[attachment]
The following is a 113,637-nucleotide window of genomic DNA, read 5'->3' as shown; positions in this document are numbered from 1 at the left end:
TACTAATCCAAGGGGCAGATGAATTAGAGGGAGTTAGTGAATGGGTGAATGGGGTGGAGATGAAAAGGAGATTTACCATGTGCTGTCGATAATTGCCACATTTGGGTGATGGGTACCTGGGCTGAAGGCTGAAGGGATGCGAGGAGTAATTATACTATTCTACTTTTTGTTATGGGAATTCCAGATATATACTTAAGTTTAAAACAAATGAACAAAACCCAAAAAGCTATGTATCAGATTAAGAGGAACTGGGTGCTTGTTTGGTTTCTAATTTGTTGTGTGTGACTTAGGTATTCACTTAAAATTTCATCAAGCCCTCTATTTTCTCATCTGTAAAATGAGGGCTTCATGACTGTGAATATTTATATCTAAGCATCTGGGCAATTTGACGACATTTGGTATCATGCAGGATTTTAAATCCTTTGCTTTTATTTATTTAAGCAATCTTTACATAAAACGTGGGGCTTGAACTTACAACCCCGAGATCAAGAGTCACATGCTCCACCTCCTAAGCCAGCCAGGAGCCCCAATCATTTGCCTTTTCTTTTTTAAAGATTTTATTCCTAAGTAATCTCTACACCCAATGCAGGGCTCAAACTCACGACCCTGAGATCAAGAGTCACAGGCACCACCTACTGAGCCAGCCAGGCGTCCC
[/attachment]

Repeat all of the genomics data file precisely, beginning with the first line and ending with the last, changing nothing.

The following is a 113,637-nucleotide window of genomic DNA, read 5'->3' as shown; positions in this document are numbered from 1 at the left end:
TACTAATCCAAGGGGCAGATGAATTAGAGGGAGTTAGTGAATGGGTGAATGGGGTGGAGATGAAAAGGAGATTTACCATGTGCTGTCGATAATTGCCACATTTGGGTGATGGGTACCTGGGCTGAAGGCTGAAGGGATGCGAGGAGTAATTATACTATTCTACTTTTTGTTATGGGAATTCCAGATATATACTTAAGTTTAAAACAAATGAACAAAACCCAAAAAGCTATGTATCAGATTAAGAGGAACTGGGTGCTTGTTTGGTTTCTAATTTGTTGTGTGTGACTTAGGTATTCACTTAAAATTTCATCAAGCCCTCTATTTTCTCATCTGTAAAATGAGGGCTTCATGACTGTGAATATTTATATCTAAGCATCTGGGCAATTTGACGACATTTGGTATCATGCAGGATTTTAAATCCTTTGCTTTTATTTATTTAAGCAATCTTTACATAAAACGTGGGGCTTGAACTTACAACCCCGAGATCAAGAGTCACATGCTCCACCTCCTAAGCCAGCCAGGAGCCCCAATCATTTGCCTTTTCTTTTTTAAAGATTTTATTCCTAAGTAATCTCTACACCCAATGCAGGGCTCAAACTCACGACCCTGAGATCAAGAGTCACAGGCACCACCTACTGAGCCAGCCAGGCGTCCC